“For the longest time I had the opinion that I needed two or three more sweeping jobs to make the money I wanted. But I eventually realized that I had the sweeping jobs and didn’t need any more sweeping jobs. I just needed more jobs from my sweeping customers.”
When he and Judy started CMS, they did whatever work they could find.
"I offered to do it all," he told Pavement in 2005. “We started out by saying 'Whatever you need done, we'll do it. Of all the pavement maintenance services, sweeping provides a very strong foundation for what comes next. If you're sweeping a property three, five, or seven times a week, which is fairly common for a sweeping contractor, you're the company that sees that property every day or almost every day. Your sweeper driver is in the position to say, 'There's a light out' or 'A stop sign has been knocked down.' And if you see it first there's no reason you shouldn't be first in line to fix it.”
Nawa said that when he called a property manager who managed a handful of properties to tell him about a problem on one of them, “His first question is going to be 'Can you take care of it for me or do I have to hang up and call someone else to take care of it?' We say, 'We'll handle it for you,' and then it's off his mind — and we have a little extra work."
And it’s almost always higher-margin work. “Sweeping is the basis for when you get the higher-margin work. I’ve always viewed it from the standpoint of sweeping is not a stand-alone business.”
But sweeping always came first. As Nawa told Pavement in 2005, CMS was first and foremost a sweeping contractor – and all work flows from that. "If you're not a sweeping customer, you're not a customer at all," he said. "We don't market our pavement maintenance services to customers who aren't our sweeping customers."
Nawa says CMS turned down pavement maintenance jobs from properties that are not its sweeping customers because those companies are more interested in cherry-picking the lowest-priced service and not in developing a working relationship. "They want us to come in and repair their pavement or restripe their parking lot but then they'll give their sweeping work to someone else who is cheaper," Nawa said. "We just don't do business that way. If you want our service, if you want our help on all your property, then you have to hire us to sweep."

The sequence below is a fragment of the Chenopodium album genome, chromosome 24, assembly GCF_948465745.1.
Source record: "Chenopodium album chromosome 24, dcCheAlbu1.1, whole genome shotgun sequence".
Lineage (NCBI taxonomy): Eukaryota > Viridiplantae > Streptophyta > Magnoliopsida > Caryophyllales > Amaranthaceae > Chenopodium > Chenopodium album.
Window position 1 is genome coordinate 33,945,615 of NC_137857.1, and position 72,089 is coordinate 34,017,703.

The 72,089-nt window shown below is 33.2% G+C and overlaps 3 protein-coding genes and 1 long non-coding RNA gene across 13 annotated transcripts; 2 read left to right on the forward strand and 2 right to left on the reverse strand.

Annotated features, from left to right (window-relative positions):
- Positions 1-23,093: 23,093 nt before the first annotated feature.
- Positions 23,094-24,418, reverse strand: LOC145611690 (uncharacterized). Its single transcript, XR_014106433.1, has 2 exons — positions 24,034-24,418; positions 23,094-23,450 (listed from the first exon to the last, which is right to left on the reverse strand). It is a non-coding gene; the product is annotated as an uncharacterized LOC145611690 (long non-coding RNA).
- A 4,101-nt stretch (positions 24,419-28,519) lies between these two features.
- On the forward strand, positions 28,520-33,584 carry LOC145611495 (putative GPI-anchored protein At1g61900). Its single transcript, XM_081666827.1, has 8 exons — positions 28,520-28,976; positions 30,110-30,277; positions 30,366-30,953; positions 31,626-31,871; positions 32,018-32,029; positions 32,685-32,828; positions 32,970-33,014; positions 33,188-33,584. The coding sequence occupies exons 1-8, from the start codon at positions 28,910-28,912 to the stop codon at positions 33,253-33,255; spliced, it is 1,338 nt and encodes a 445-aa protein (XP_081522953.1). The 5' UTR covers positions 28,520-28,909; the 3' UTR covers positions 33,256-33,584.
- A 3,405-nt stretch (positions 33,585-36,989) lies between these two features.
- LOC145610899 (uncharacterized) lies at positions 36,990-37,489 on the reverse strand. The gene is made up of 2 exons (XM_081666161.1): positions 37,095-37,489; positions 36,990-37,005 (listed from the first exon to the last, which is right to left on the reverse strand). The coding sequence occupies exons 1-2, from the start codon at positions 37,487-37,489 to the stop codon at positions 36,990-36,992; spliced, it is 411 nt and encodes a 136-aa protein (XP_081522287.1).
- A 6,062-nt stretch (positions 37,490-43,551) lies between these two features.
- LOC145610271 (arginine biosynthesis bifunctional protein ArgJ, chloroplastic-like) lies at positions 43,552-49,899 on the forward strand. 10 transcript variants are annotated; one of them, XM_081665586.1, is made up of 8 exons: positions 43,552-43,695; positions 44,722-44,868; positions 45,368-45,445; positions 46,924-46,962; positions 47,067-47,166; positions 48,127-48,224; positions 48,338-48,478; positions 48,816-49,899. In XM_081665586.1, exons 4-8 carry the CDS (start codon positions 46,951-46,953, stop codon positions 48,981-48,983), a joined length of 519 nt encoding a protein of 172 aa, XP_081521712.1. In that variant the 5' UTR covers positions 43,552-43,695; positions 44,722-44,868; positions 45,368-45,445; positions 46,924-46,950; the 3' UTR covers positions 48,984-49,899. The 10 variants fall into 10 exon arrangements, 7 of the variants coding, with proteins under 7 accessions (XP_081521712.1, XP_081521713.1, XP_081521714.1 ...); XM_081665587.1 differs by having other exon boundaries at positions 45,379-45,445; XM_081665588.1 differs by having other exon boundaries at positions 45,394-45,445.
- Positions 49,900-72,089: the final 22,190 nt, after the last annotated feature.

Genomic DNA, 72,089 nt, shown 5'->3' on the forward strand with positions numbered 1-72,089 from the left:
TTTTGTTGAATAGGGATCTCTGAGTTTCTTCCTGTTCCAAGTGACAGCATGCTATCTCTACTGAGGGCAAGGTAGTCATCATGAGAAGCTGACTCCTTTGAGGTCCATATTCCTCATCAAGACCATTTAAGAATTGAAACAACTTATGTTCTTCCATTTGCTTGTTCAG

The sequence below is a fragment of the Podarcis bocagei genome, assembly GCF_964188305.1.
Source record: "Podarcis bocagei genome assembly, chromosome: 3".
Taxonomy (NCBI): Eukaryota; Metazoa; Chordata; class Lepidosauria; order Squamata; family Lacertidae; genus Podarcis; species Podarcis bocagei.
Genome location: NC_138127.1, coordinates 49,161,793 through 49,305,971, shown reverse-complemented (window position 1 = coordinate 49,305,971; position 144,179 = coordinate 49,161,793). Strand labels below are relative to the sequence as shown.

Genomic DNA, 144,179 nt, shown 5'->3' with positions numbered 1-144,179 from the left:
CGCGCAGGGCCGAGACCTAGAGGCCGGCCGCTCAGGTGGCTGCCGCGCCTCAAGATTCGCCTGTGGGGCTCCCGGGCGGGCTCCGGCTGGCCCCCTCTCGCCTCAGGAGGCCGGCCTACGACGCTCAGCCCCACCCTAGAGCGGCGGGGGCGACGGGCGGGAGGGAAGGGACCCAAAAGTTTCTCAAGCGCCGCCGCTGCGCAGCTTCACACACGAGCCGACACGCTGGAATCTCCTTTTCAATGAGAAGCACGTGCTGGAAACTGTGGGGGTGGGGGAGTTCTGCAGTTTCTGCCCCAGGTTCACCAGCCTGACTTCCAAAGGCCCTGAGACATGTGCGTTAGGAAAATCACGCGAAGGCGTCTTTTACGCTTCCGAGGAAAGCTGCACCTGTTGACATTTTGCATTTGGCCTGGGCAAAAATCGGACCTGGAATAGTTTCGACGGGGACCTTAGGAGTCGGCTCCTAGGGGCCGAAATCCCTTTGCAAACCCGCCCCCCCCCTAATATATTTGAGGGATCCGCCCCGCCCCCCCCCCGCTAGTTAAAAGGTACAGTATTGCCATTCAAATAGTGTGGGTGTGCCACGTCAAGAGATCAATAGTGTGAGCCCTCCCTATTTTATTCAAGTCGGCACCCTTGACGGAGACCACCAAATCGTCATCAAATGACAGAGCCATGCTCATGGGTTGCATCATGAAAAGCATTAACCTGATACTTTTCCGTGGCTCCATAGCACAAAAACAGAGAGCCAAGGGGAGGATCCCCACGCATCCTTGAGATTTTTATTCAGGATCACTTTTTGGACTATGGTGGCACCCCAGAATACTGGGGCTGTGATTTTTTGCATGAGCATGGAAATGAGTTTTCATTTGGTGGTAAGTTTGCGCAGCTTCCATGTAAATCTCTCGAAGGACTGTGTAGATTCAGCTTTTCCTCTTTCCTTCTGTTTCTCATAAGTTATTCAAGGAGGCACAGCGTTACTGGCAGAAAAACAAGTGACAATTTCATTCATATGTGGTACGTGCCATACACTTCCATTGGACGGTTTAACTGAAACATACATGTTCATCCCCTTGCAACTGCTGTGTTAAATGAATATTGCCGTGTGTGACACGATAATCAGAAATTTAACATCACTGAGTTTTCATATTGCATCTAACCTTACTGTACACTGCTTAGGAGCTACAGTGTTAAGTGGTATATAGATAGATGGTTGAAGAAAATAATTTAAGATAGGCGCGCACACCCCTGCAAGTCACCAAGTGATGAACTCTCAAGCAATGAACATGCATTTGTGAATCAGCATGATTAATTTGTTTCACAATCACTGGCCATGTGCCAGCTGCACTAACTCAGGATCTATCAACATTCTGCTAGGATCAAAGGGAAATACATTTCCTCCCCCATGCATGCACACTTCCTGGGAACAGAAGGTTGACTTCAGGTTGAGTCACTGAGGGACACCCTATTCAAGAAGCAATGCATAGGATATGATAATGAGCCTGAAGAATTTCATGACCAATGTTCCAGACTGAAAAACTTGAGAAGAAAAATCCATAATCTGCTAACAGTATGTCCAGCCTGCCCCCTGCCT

By the time they sold CMS in 2017, their fleet of 20 sweepers swept more than 250 properties, and they provided a broad variety of exterior maintenance services to sweeping customers. Nawa stayed with the company on a one-year contract that was renewed for a second year and ended in late 2019.
Mentoring to Provide Value
“What we do has value,” Nawa says. “The part of the property that we work on might not be that valuable but what we do on that part of the property has value and there’s nothing wrong with providing a valuable service and charging for it. That’s how we approach the market and that’s how sweepers need to approach the market.”
And that’s what Nawa has been preaching for decades.
Today Nawa, who consults with contractors, still encourages them to diversify — and he’s discovered that his message has gotten through. “They’re often doing something else, and often they want to be the guy customers call for everything. It wasn’t that way years ago, but it’s the way to become a very successful sweeping business.”
He says that by offering a broad variety of services contractors become more valuable to their customers. “If they can call me for any problem they have, that makes me more valuable to them than someone who is charging $2 less a sweep but only does sweeping,” Nawa says. “I become a problem solver for that customer.”
Nawa says that given the current economic and property management climate, contractors will need to make themselves more valuable to their customers to survive and grow.
“As retail continues to shrink and as brick-and-mortar stores continue to make up a smaller section of the economy, property owners and managers are under increasing pressure. They are managing more properties and are working with tighter budgets and they don’t want to have to call several people every time something needs to be done on a property.
“Our goal at CMS was to be the one call they could make to get whatever problem they had fixed. If you can be that one call to that customer you’ve reinforced your relationship, you’ve probably extended your contract and you’ve probably put yourself in line for some higher-margin work.”